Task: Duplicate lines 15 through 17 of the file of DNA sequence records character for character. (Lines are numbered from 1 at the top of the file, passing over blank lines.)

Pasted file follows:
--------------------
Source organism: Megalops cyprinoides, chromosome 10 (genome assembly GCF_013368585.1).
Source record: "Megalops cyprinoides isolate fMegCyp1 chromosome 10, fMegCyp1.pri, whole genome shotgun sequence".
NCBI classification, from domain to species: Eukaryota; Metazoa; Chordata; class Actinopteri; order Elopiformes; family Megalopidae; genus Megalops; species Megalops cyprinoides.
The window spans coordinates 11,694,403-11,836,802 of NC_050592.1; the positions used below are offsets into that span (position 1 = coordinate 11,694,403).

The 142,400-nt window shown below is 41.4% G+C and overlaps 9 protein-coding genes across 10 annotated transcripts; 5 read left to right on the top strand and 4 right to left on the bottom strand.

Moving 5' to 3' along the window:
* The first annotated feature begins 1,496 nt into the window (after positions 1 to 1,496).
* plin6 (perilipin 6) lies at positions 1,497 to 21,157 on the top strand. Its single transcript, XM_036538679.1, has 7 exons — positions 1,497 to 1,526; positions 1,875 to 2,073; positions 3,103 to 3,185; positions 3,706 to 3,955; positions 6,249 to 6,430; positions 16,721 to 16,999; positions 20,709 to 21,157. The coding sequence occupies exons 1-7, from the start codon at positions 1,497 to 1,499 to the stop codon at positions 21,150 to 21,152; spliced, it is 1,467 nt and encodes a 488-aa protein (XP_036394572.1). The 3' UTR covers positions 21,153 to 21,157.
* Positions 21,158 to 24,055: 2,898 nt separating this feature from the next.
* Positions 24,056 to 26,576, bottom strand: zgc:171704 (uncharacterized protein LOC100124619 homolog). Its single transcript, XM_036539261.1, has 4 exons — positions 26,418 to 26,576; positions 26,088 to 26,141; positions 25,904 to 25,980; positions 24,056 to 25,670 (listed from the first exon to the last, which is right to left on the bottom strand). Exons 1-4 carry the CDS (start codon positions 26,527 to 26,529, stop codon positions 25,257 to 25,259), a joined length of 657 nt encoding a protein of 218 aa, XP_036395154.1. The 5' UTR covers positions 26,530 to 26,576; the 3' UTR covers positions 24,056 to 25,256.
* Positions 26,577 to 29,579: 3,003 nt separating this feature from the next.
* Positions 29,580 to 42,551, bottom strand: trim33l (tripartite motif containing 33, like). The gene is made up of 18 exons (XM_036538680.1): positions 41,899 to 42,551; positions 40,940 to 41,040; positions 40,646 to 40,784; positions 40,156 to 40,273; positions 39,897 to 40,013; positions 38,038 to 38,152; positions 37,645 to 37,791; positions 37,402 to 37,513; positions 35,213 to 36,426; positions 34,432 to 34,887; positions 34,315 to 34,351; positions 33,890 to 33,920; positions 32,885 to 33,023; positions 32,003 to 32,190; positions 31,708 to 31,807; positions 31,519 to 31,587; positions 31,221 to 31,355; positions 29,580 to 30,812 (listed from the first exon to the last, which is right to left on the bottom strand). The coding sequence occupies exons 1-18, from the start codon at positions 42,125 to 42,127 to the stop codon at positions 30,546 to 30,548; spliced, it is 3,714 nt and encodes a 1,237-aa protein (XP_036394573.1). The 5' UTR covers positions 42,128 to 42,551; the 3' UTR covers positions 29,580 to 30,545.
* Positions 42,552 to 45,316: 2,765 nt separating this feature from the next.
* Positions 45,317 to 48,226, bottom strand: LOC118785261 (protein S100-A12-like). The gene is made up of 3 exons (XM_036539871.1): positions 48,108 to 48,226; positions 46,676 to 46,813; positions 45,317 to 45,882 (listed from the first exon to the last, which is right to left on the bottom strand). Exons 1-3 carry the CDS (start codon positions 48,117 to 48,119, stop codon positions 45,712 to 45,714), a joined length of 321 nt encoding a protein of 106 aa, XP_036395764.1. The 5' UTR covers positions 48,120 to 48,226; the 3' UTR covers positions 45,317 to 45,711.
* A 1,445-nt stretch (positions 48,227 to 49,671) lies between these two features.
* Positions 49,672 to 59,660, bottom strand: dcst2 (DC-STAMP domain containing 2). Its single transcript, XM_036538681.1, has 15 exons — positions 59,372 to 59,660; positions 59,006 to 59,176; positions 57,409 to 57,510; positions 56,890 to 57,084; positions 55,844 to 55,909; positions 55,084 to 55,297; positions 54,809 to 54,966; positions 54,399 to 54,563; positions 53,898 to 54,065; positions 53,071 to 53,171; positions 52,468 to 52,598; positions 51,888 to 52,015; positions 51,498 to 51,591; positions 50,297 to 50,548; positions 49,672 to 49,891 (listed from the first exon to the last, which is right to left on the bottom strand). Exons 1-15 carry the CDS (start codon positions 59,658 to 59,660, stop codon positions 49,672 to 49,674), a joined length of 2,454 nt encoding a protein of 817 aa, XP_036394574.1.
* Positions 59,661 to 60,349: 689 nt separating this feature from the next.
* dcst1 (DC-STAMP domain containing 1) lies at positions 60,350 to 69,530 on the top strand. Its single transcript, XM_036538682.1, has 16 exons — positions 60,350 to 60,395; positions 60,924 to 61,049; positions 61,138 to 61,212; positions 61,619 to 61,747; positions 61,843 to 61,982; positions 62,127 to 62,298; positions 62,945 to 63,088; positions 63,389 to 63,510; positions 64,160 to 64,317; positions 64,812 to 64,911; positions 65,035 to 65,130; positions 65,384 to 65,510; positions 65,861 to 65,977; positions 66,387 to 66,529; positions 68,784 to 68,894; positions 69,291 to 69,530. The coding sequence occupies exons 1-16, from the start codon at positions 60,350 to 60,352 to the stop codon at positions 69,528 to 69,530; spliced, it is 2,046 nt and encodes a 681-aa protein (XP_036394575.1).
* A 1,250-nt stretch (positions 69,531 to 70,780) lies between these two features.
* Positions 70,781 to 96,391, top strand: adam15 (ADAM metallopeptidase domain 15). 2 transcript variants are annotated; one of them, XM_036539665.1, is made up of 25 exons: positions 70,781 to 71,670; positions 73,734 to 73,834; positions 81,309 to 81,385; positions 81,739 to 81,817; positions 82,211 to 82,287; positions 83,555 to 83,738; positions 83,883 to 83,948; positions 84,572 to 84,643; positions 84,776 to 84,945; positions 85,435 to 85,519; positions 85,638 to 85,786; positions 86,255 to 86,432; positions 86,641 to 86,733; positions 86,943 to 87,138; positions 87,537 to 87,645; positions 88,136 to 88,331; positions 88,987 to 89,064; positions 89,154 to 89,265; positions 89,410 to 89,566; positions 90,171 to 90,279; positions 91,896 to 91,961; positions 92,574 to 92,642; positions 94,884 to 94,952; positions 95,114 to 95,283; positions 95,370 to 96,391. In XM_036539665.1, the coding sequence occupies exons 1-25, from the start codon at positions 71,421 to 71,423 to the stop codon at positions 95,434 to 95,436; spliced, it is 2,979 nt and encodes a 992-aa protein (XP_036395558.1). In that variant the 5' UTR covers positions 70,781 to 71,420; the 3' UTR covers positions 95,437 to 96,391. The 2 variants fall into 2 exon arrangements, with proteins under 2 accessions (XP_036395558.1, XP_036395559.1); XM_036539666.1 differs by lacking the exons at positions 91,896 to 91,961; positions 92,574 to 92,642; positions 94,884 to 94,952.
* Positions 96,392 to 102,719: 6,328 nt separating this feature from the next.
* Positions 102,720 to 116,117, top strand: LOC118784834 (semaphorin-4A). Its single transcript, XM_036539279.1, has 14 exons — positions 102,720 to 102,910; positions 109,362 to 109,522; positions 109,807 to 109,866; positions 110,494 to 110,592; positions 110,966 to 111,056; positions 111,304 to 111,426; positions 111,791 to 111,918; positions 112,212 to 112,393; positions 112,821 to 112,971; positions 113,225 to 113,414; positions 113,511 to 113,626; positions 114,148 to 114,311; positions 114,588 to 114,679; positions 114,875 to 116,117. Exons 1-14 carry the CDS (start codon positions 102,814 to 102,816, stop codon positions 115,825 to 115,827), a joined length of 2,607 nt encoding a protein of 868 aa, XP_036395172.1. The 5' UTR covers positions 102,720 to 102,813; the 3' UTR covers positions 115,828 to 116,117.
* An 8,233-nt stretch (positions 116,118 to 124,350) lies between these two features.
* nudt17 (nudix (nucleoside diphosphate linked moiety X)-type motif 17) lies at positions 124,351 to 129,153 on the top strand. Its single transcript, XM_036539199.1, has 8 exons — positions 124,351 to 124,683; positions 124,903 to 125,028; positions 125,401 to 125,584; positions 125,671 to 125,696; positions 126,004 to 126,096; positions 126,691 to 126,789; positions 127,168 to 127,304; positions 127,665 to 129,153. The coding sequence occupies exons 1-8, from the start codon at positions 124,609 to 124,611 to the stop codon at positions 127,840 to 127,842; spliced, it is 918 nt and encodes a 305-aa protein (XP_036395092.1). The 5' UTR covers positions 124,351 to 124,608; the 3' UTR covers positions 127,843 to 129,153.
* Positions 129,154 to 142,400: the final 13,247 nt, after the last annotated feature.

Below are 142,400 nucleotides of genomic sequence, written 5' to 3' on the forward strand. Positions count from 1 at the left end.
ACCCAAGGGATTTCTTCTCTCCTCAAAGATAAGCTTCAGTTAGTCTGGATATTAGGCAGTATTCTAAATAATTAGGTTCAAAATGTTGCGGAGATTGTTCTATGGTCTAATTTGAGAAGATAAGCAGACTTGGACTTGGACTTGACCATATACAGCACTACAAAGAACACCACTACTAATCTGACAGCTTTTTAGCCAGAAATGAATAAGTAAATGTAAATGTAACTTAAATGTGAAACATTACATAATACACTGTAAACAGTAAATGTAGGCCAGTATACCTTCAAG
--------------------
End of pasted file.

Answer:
* A 1,445-nt stretch (positions 48,227 to 49,671) lies between these two features.
* Positions 49,672 to 59,660, bottom strand: dcst2 (DC-STAMP domain containing 2). Its single transcript, XM_036538681.1, has 15 exons — positions 59,372 to 59,660; positions 59,006 to 59,176; positions 57,409 to 57,510; positions 56,890 to 57,084; positions 55,844 to 55,909; positions 55,084 to 55,297; positions 54,809 to 54,966; positions 54,399 to 54,563; positions 53,898 to 54,065; positions 53,071 to 53,171; positions 52,468 to 52,598; positions 51,888 to 52,015; positions 51,498 to 51,591; positions 50,297 to 50,548; positions 49,672 to 49,891 (listed from the first exon to the last, which is right to left on the bottom strand). Exons 1-15 carry the CDS (start codon positions 59,658 to 59,660, stop codon positions 49,672 to 49,674), a joined length of 2,454 nt encoding a protein of 817 aa, XP_036394574.1.
* Positions 59,661 to 60,349: 689 nt separating this feature from the next.